All these new pieces are 12 x 12 inches and smaller. 

They are float-framed and ready to hang. 

 

encaustic on wood, 12 x 12 inches, float-framed

‘Beneath the Surface #S1604 © Shirley Williams $450. 

encaustic on wood, 12 x 12 inches, float-framed $450

‘Beneath the Surface #S1606 © Shirley Williams $450

encaustic on wood, 9 x9  inches, float-framed

‘Beneath the Surface #S1610 © Shirley Williams $275.

encaustic on wood, 9 x9  inches, float-framed

‘Beneath the Surface #S1611 © Shirley Williams $275.

encaustic on wood, 9 x9  inches, float-framed

‘Beneath the Surface #S1605 © Shirley Williams $275

encaustic on wood, 9 x9  inches, float-framed

‘Beneath the Surface #S1609 © Shirley Williams $275.

Advice for a Career Change

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Do you ever feel bored by your current life or career and long for a more creative life?

A few days ago I received this email from one of my Newsletter subscribers. It’s a question I get asked a lot and my answer may surprise you.

Dear Shirley,
First, I absolutely love your work (and studio!).

I am wondering if you have a BFA and/or MFA in the visual arts or “only” took classes – I can’t tell from your resume. I ask because I am struggling personally on the need for formal training at a University for one to become a successful artist. I am a successful, tenured professor/scientist, but have realized at the age of 50 that my true passion in life is not science but the visual arts (photography, painting). I want to change careers and am wondering if I need to return to school to earn an MFA to be a successful artist. I already have a MS and PhD in the sciences and am very creative but have had no formal training in the arts to date.
Thank you.
Joe

This is the answer I wrote him.  What are your thoughts about my advice?

Hi Joe

Thanks for your wonderful comment.

To answer your question, I never did finish my BFA. After about half way through I realized I wasn’t learning anything that was useful to me personally – The curriculum mostly concentrated on Conceptualism, Critique writing, art-speak, Sculpture, Film Media etc.

I was interested in painting, which a BFA does not cover in depth.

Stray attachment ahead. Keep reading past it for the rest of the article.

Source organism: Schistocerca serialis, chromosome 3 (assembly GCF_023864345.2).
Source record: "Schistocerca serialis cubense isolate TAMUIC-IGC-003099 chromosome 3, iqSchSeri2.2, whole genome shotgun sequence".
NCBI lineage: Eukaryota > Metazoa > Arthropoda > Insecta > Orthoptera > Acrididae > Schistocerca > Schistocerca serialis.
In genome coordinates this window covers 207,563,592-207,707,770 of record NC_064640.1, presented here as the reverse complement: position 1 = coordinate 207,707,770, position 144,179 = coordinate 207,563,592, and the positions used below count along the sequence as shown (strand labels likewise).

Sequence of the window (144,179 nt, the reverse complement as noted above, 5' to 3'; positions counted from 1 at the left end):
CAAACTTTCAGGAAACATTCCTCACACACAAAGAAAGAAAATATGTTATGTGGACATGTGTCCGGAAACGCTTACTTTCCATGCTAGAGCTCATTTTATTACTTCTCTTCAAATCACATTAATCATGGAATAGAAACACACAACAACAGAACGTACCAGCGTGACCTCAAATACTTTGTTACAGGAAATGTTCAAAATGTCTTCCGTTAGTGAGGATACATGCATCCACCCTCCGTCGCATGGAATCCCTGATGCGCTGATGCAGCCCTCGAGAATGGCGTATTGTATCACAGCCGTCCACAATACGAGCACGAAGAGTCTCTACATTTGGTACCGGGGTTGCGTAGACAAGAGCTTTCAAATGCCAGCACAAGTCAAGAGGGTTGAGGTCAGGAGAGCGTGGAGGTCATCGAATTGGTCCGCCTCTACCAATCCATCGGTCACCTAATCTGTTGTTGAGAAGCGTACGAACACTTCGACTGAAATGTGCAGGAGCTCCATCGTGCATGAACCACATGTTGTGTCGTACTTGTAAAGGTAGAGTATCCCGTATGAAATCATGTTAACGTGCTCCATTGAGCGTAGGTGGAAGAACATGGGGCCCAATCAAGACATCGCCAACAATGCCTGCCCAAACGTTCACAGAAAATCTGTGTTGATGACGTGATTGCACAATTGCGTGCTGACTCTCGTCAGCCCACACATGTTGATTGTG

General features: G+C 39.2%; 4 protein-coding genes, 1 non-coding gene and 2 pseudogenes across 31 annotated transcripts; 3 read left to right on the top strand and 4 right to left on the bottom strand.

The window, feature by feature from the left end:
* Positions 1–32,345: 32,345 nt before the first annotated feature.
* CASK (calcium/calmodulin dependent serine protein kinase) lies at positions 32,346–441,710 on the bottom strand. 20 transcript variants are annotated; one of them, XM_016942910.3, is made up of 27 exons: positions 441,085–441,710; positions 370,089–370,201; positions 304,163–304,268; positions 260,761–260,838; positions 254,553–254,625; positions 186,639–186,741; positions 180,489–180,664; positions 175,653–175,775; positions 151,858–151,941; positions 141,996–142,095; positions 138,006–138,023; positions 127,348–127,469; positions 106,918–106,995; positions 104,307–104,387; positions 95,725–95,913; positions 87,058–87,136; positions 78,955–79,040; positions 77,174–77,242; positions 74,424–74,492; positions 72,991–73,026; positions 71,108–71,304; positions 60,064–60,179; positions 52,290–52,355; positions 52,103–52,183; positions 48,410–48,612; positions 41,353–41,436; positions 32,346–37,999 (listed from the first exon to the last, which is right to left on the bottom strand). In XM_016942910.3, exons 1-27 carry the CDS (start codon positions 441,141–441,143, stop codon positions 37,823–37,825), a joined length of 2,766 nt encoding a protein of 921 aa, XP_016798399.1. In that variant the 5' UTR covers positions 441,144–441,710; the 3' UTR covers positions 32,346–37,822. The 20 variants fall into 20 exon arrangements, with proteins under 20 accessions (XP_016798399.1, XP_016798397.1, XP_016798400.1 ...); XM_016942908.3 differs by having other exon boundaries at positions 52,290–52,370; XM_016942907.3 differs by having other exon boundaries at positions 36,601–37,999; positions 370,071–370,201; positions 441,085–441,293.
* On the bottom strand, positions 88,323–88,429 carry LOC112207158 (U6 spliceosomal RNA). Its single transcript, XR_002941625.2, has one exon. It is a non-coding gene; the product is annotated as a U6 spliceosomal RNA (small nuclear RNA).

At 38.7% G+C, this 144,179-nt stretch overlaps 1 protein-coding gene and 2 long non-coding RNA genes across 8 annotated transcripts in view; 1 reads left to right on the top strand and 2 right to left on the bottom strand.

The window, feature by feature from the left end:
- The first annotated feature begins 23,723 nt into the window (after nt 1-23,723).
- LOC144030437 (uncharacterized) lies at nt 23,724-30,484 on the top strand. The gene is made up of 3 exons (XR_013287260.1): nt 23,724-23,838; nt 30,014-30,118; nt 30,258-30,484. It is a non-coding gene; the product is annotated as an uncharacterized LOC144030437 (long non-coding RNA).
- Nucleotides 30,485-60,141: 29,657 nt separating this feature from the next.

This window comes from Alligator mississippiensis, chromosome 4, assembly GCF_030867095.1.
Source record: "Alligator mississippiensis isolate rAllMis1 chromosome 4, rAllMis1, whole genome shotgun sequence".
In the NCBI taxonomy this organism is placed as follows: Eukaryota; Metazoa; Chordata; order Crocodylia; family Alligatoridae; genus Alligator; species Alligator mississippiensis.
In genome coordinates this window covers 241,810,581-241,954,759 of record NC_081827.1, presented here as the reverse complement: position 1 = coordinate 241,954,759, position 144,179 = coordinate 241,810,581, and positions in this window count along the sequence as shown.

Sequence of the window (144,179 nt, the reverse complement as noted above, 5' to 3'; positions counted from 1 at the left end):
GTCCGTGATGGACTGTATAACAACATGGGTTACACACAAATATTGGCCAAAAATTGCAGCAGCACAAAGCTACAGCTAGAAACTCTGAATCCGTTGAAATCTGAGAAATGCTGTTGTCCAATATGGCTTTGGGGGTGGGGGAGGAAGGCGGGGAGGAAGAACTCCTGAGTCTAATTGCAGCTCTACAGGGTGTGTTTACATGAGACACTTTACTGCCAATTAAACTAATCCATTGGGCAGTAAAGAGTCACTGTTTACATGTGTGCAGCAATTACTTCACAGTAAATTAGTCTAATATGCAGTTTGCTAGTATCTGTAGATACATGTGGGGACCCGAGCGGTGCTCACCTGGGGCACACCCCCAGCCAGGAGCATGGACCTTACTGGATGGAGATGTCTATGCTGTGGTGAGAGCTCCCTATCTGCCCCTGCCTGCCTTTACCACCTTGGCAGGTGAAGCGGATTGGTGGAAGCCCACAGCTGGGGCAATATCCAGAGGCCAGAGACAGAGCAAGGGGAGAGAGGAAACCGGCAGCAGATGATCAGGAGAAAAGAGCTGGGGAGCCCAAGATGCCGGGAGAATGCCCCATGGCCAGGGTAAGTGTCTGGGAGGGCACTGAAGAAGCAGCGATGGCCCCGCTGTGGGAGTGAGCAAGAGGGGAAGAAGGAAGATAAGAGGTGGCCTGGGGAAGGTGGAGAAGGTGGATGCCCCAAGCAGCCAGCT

I also noticed how unprepared for an art career graduates seemed to be. Many floundered after working so hard to earn their degrees. Some never created art again. The few who DID succeed were filled with a burning desire that would have brought them success regardless.  So I simply audited the courses I wanted to pursue such as painting, drawing, color theory, printmaking, design, art history, business, marketing  etc. 

Don’t get me wrong. You absolutely must have the knowledge. An artist never should stop learning and growing. Along the way I’ve personally continued to take residency and online workshops. Plus I read and research constantly to push myself in new directions. in addition I’m always looking at lots of other artists’ work.

Not having a BFA/ MFA will never really hold you back if you’re determined and work hard.

Personally If I were in your shoes, I’d rather spend the next 5 years  honing a personal style, creating a body of work, and polishing your business / marketing skills

WHAT YOU NEED MOST OF ALL IS ……

!!!!!! THE BURNING DESIRE TO CREATE ART AT ANY COST  !!!!!!!

shirley_williams_studio15

Not everyone wants an art career. But if you do, here’s  what you need to succeed as a career artist

1.   Art that is uniquely, authentically your voice.

2.   A body of about 20 compelling artworks in a similar style based on exploring a single idea or theme.

3.   Professionalism in every interaction – Website, Social, Photographs, Business Cards, Postcards,